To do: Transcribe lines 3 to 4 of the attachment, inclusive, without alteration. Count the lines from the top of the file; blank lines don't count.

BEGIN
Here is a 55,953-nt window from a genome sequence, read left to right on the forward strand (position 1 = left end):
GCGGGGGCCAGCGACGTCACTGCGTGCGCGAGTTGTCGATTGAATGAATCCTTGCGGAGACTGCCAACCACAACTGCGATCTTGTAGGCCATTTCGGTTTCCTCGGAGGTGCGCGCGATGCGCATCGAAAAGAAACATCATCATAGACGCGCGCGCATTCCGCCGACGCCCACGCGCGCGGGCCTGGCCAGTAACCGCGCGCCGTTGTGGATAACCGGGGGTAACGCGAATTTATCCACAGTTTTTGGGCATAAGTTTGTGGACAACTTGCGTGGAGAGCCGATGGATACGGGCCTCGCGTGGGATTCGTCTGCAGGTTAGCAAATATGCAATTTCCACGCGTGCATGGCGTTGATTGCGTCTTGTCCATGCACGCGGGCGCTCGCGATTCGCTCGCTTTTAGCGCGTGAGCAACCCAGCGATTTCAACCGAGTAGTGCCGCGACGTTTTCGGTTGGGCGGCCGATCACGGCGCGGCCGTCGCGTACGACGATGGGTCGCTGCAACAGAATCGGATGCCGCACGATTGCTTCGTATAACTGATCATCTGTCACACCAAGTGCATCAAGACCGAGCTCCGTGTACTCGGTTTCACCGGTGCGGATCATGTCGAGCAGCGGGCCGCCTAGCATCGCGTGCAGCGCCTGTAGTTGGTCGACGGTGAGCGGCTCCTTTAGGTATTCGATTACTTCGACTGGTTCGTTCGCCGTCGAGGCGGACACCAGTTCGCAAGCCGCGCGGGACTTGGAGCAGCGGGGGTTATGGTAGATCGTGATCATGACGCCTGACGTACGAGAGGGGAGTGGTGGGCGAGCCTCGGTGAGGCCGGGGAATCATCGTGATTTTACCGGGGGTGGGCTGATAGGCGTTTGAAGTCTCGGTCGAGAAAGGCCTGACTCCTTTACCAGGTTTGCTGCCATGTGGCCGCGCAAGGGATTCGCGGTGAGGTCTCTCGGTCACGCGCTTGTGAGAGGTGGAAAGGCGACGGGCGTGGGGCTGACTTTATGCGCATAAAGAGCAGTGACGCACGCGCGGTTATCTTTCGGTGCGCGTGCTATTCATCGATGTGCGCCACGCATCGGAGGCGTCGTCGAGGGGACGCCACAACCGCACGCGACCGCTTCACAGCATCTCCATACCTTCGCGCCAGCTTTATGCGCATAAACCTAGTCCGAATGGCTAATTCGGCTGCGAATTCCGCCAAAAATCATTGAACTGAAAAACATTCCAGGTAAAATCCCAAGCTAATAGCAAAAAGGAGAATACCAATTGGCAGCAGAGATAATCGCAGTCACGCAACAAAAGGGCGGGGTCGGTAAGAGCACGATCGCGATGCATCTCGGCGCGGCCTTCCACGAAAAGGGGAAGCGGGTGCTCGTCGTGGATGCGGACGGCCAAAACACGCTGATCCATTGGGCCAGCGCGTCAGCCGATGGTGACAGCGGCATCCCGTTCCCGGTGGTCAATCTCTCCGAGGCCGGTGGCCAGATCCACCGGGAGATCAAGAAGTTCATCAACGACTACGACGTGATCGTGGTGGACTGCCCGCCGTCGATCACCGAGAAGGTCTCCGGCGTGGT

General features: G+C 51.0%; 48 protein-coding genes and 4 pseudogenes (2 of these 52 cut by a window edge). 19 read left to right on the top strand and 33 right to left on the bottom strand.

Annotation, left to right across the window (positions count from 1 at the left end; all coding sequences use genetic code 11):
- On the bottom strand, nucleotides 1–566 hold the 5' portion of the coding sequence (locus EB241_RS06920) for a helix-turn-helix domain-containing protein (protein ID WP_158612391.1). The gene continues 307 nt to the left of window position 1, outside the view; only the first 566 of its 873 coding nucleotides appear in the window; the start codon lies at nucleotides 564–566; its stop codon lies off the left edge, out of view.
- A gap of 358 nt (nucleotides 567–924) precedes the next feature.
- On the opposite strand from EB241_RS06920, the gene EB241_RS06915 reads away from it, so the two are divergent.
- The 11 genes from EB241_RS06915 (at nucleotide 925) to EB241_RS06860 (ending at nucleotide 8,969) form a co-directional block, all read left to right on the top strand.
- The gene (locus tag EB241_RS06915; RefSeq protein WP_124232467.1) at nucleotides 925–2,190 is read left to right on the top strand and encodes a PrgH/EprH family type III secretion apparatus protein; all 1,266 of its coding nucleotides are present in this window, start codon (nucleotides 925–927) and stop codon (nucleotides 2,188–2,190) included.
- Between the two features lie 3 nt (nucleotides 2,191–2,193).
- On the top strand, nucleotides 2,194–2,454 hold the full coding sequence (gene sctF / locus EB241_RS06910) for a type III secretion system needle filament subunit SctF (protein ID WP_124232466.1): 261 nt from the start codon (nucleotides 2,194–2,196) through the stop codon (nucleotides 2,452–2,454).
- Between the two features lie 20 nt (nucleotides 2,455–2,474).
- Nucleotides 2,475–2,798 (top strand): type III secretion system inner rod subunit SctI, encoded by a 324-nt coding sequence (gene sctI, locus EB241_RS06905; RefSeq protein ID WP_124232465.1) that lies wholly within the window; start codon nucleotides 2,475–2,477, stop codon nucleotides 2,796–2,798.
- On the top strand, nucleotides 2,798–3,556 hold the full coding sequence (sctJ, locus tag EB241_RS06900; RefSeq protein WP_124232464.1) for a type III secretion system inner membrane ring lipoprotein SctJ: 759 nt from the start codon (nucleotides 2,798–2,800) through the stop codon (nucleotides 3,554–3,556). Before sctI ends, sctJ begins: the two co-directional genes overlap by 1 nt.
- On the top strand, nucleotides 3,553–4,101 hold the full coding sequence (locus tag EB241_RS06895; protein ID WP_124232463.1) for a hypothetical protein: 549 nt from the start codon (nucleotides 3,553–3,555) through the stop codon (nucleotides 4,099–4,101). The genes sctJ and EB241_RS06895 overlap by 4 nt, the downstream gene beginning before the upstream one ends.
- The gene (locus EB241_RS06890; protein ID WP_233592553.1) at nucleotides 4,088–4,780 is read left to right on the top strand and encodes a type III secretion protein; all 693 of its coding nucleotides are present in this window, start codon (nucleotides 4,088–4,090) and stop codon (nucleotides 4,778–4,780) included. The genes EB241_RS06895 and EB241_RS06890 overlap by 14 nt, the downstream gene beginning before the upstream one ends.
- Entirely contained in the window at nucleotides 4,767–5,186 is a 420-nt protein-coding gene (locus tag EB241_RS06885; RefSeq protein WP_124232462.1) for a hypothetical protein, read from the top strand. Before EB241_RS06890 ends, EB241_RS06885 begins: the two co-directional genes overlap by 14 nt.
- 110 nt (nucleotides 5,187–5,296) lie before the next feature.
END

General features: G+C 51.0%; 48 protein-coding genes and 4 pseudogenes (2 of these 52 cut by a window edge). 19 read left to right on the top strand and 33 right to left on the bottom strand.

Annotation, left to right across the window (positions count from 1 at the left end; all coding sequences use genetic code 11):